A prominent member of the U.S. House of Representatives on Friday issued a highly critical statement on U.S. policy toward Kosovo.
Kosovo declared its independence from Serbia in 2008. Since than the country has been recognized by more than 110 countries, including the United States, but not by Serbia and its ally Russia.
House Foreign Affairs Committee Chairman Eliot Engel, a Democrat, said there is something wrong with the U.S. foreign policy toward Kosovo and “we need to correct it.”
In his statement, Engel expressed his serious concerns “with the heavy-handed tactics the Trump administration is using with Prishtina,” Kosovo’s capital.
Engel was referring to State Department pressure on Prishtina, especially on the government of Prime Minister Albin Kurti, to lift tariffs the country had imposed on Serbia.
“This administration turned to economic penalties just a few short weeks after the Kurti government took office. Rather than letting a new government facing a pandemic staff its agencies and set up internal procedures, the U.S. contributed to a political crisis in Prishtina over the tariffs on Serbia,” Engel said.
On March 25, after only 50 days in office, the Kurti government did not survive a no-confidence vote in parliament, initiated by its ruling coalition partner, the Democratic League of Kosovo (LDK).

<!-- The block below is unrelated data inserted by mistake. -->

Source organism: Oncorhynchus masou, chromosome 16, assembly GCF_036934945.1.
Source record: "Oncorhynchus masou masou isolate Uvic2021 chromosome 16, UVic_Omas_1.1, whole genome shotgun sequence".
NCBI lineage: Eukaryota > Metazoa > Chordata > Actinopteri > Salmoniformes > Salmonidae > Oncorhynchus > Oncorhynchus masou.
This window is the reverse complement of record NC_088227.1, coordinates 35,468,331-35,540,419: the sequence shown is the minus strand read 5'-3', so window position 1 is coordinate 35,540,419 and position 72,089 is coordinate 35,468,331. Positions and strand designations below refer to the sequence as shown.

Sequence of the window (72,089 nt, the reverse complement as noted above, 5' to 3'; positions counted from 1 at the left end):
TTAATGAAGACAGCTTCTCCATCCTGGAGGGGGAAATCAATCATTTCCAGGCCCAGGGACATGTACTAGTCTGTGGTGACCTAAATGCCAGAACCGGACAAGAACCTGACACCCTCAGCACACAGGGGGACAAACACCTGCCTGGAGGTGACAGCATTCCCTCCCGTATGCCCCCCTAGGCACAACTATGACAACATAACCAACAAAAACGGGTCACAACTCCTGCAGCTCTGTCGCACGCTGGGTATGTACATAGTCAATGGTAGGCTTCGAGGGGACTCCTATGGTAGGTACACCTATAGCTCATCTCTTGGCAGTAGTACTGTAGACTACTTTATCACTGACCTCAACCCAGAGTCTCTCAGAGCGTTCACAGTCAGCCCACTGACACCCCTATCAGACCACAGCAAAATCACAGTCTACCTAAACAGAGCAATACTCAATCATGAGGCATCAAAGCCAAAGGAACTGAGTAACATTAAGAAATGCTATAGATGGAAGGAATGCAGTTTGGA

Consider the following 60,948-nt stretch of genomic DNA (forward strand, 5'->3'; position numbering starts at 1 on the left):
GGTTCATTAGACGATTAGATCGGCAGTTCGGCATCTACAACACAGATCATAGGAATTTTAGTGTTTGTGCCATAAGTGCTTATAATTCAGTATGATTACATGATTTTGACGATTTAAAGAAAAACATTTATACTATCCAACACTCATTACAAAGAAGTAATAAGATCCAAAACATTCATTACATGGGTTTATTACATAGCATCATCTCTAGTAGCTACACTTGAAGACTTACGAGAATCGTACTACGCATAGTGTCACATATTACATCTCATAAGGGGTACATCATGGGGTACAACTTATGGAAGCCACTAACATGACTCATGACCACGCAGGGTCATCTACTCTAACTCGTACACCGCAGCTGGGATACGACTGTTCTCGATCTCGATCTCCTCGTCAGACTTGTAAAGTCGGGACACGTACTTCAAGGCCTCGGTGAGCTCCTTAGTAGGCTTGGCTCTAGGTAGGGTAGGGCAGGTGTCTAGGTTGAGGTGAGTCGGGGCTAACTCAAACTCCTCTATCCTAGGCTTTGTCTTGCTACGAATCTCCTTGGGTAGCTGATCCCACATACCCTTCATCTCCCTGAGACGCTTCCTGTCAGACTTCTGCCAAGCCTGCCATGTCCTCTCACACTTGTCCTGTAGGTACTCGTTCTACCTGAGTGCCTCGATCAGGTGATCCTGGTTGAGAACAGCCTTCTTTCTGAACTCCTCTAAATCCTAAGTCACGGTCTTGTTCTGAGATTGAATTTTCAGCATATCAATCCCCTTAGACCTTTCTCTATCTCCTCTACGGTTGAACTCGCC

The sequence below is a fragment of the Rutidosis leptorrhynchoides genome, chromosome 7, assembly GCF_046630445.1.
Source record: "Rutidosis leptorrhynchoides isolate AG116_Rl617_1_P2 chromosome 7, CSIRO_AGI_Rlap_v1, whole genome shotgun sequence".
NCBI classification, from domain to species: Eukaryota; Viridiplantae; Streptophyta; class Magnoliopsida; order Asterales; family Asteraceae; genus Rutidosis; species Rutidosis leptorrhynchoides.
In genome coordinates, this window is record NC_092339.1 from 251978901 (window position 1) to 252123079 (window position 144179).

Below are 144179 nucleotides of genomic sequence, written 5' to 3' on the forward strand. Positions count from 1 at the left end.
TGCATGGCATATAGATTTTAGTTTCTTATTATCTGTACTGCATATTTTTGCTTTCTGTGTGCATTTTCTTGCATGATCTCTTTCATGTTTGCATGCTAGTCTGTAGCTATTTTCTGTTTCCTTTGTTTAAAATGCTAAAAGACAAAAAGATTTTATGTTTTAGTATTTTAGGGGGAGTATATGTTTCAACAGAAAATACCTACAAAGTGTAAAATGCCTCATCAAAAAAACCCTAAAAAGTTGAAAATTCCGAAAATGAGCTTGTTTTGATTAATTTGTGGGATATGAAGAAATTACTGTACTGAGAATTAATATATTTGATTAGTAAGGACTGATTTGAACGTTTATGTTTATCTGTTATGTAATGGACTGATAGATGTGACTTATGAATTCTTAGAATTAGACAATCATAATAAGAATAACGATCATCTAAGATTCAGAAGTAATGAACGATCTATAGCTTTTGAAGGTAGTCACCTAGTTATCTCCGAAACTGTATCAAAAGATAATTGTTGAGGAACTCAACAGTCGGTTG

The government was dismissed following political bickering over whether to declare a state of emergency to prevent the spread of the coronavirus and after Kurti dismissed the LDK internal affairs minister, Agim Veliu.
Kurti’s government is expected to continue as a caretaker government, pending creation of a new government.
“There are good reasons for Kosovo to lift tariffs, mostly that they are hurting Kosovo more than they are providing leverage to reach a peace deal with Serbia,” Engel said.
“Regardless, tariffs are a legitimate tool of a sovereign nation. As such, they’ve been imposed around the world by [U.S.] President [Donald] Trump against friends and foes, alike, for economic and political reasons,” Engel said.
Engel said the Trump administration used “overbearing tactics with a friend which relies on our support” instead of working with Kurti government, “as it sought to work with the previous Kosovo government” to forge policies that promote lasting peace and prosperity.
“Strong-arming a small democracy is the act of a bully,” Engel said.
While Serbian diplomats are campaigning around the world to “derecognize” Kosovo’s independence, and Serbia is purchasing heavy weaponry from Russia and strengthening the relationship with Moscow, the pressure imposed on Prishtina for its tariffs on Serbia has been “decidedly unbalanced,” Engel said.
The U.S., he added, should work with European allies “to treat both countries as independent and sovereign partners, applying consistent standards to both sides as we try to restart peace talks.”
The arms purchases from Russia require U.S. sanctions on Serbia under the Countering America’s Adversaries Through Sanctions Act, passed in the aftermath of 2016 Russian interference in U.S. elections, Engel said.
“Neither have we imposed those sanctions, nor have we energetically pressed Serbia to end its derecognition efforts,” Engel said.
“When U.S. law says we should sanction Serbia due to its security ties with Russia, we should.”